See You AgainBlog by Carolyn Burnet.


Having bought a company – Rapid Results! – just a few months ago we have had the huge privilege of having the former owners stay with us to ensure a smooth handover.  Having come from a completely different type of business that we were involved in for 25 years, we inevitably had a huge amount to learn.

This seemed like a daunting task that was made much easier by the openness and willingness of the previous owners to teach us as much as they could.  Is everyone who takes over a new position as fortunate as we have been?

Conversely, have you left a previous position as ‘gracefully’ as you would have liked?  Are there things that you did that you have later regretted?  Would you be comfortable meeting up with ex-colleagues or employers now?

When exiting a position it is timely to remember that our professional and personal brand is on showall the time – not just when we are working for a company, but also as we exit.  As we’ve seen in the news recently, thanks to social media potential employers are no longer limited to reading your CV and ringing the people that you have listed as references but can track your behaviour online.

Having resigned does not give you carte blanche to make any statements or express any opinions about colleagues or management that you may later regret – regardless of how valid you feel those comments may be.   Don’t burn any bridges but leave on good terms as you never know when you will need a reference, a referral, or even another job in the future.  Anything negative that you may be tempted to say will probably get back to colleagues which could become a real problem.  This is particularly the case if you work in a small industry as you are sure to encounter the people you’ve worked with again.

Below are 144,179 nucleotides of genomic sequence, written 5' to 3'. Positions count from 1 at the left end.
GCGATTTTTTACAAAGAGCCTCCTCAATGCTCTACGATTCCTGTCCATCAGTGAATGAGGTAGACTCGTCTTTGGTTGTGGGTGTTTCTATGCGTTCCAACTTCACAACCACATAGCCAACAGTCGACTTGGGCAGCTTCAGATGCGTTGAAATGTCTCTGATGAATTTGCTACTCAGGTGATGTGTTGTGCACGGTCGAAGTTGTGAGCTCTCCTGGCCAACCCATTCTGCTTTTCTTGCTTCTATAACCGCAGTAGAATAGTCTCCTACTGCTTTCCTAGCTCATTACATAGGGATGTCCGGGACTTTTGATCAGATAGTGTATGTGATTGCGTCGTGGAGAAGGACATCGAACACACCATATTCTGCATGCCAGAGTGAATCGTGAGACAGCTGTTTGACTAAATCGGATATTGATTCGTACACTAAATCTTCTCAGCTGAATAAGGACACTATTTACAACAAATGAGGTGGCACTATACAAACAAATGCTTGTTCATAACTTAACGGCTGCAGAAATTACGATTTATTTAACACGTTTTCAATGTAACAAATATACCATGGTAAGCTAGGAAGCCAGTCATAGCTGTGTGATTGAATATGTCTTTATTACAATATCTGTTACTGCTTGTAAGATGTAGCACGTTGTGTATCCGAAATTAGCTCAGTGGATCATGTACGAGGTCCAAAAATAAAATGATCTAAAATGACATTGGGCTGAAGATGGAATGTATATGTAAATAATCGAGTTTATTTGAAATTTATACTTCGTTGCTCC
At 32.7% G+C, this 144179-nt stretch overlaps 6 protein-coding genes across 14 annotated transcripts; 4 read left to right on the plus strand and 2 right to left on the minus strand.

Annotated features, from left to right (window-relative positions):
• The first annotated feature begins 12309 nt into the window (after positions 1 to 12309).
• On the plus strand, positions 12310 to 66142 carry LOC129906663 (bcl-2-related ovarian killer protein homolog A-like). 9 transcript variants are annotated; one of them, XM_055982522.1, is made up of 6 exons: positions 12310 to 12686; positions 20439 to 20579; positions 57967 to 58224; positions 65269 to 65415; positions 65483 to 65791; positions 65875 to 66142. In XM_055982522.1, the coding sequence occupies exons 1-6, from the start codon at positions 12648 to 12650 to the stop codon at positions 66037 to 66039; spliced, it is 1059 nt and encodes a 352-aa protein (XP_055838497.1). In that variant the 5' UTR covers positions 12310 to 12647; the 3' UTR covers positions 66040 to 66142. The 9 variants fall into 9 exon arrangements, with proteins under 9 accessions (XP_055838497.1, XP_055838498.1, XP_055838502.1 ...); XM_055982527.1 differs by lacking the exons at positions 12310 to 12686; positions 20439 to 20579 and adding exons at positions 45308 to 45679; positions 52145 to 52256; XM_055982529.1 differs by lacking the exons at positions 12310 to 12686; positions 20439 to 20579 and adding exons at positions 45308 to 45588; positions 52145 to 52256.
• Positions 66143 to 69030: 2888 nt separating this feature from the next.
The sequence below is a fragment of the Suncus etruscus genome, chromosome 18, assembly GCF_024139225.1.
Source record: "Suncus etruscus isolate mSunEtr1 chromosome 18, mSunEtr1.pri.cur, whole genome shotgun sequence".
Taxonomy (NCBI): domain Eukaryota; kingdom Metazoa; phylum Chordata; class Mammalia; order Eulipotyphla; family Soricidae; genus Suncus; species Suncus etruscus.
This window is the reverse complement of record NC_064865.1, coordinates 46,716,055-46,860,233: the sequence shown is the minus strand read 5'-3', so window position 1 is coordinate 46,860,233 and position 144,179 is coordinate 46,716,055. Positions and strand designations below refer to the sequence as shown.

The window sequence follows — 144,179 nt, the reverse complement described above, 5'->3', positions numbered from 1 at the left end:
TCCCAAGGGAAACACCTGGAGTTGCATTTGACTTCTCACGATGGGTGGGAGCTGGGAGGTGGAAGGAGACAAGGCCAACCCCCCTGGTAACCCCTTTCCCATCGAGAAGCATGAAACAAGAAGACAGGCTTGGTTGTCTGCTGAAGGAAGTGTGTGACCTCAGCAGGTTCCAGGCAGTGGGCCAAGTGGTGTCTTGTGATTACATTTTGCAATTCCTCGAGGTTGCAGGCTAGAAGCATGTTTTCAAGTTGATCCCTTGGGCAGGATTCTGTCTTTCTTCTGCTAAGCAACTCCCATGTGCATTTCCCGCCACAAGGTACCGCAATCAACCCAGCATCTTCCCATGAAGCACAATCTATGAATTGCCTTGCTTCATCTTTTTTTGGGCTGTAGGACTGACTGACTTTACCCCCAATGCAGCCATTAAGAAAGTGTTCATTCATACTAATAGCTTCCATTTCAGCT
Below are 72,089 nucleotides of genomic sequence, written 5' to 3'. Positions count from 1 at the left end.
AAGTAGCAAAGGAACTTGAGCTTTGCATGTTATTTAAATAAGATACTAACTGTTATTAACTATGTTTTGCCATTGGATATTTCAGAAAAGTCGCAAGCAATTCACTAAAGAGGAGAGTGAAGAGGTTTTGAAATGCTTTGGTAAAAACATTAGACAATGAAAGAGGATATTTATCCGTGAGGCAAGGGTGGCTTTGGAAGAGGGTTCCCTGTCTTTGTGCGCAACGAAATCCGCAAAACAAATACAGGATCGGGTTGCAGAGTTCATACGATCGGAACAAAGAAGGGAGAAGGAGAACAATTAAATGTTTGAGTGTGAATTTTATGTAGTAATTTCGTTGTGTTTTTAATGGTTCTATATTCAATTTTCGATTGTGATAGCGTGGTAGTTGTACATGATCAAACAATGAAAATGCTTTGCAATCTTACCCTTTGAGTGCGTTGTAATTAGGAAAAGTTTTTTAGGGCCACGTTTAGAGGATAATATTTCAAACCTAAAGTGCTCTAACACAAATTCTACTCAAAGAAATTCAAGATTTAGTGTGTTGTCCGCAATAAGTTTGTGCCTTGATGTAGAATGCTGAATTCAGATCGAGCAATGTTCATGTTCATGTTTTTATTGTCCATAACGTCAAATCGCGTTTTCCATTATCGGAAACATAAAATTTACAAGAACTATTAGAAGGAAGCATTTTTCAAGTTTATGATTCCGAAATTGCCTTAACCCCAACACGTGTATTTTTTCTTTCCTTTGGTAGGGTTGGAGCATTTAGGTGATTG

You may have resigned but are still employed and are expected to stay fully focused on the company that you are working with. Regardless of what you may say, behaviour never lies and it will be noted if you start to show up late, have sick days, make long personal phone calls, and are less productive than you have been.  Be professional in all aspect of how you conduct yourself.

It may be of some value to make a leaving list in consultation with your supervisor.  This list may have items such as:

  • Train your replacement
  • Complete all outstanding jobs (preferably with a completion date to ensure they are done)
  • Leave a detailed progress report for your supervisor or successor
  • Leave notes on where files are located, and how to access client contact information
  • Clean and organise your workspace
  • Keep smiling!

Remain professional and productive until the end and focus on the positive experiences you have had.  This will ensure that you leave on good terms and will be comfortable meeting up again in the future.

In our case all items on the above list were ticked.  The previous owners left gracefully – and we are delighted to meet up and will continue to collaborate with them.